The Uses of Pessimism and the Danger of False Hope by Roger Scruton - review by Michael Burleigh

Michael Burleigh

Voice of Wisdom

The Uses of Pessimism and the Danger of False Hope


Atlantic Books 232pp £15.99

Last month’s election had a weird feel to it, perhaps accentuated by the effects of the Icelandic ash cloud on air traffic. One might have savoured the relative absence of ambient noise, had not another kind more than made up for it. Experts in body language, competition between politicians’ wives, Simon Schama pontificating from a BBC boat, choice reduced to electronic worms worn on the wrist: there was a sort of incessant chatter about everything except what might reasonably concern the inhabitants of this country, who doubtless find Hogarth’s riotous eighteenth-century hustings scenes quaintly amusing. How we have progressed since then! With something like relief we can turn from modern media spectacle to Roger Scruton’s new book, since he can always be relied upon to tackle the biggest canvas in works that have depth rather than length. This is no exception.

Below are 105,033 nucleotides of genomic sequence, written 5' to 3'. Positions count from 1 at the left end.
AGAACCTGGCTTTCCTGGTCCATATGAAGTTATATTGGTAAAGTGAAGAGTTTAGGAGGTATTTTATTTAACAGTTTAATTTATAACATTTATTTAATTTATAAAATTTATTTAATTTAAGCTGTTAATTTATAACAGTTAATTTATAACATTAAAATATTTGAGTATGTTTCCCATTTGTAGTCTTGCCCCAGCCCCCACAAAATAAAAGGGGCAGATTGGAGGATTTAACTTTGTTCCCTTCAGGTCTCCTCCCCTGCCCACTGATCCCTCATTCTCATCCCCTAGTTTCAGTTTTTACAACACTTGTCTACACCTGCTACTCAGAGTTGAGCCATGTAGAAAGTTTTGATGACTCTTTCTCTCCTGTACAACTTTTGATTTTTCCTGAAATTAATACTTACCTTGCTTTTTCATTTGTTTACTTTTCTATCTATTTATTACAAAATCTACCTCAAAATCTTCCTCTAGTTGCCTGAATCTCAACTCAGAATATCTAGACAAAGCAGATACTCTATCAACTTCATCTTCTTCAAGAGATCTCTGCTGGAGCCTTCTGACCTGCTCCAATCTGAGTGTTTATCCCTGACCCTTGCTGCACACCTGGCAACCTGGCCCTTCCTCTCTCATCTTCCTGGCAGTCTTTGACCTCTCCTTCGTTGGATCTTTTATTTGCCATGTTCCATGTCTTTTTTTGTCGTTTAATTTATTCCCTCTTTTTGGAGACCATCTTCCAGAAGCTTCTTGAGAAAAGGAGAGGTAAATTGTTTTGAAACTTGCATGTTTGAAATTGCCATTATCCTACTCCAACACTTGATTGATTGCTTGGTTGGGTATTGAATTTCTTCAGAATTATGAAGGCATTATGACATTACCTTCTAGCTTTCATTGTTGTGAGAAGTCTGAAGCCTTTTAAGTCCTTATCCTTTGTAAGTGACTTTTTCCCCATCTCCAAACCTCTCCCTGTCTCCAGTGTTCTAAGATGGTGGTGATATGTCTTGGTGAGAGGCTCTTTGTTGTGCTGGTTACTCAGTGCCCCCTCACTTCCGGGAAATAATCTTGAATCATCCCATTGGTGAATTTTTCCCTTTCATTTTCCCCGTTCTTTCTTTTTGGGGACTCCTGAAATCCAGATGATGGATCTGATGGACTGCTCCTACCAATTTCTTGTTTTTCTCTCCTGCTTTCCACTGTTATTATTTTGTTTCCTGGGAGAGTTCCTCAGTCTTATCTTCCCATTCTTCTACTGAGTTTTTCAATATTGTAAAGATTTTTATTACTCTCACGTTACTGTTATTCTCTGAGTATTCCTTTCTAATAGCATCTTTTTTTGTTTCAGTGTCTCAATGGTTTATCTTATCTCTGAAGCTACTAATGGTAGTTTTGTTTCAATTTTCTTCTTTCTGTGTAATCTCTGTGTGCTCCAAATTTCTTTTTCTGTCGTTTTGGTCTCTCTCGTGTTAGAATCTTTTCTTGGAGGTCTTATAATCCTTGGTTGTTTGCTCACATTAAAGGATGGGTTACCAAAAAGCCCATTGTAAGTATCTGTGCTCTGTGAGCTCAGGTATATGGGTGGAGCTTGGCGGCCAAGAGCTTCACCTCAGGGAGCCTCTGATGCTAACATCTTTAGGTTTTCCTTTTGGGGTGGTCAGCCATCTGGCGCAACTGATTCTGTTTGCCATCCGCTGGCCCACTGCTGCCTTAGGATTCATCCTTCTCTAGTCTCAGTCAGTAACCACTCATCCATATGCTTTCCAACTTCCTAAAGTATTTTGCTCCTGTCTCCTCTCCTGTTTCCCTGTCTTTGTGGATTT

For some inexplicable reason – probably of association – the Beatles song ‘I Am the Walrus’ repeatedly came to mind. For those not around in 1967, this went, ‘I am he as you are he as you are me and we are all together’, the rest being jumbled

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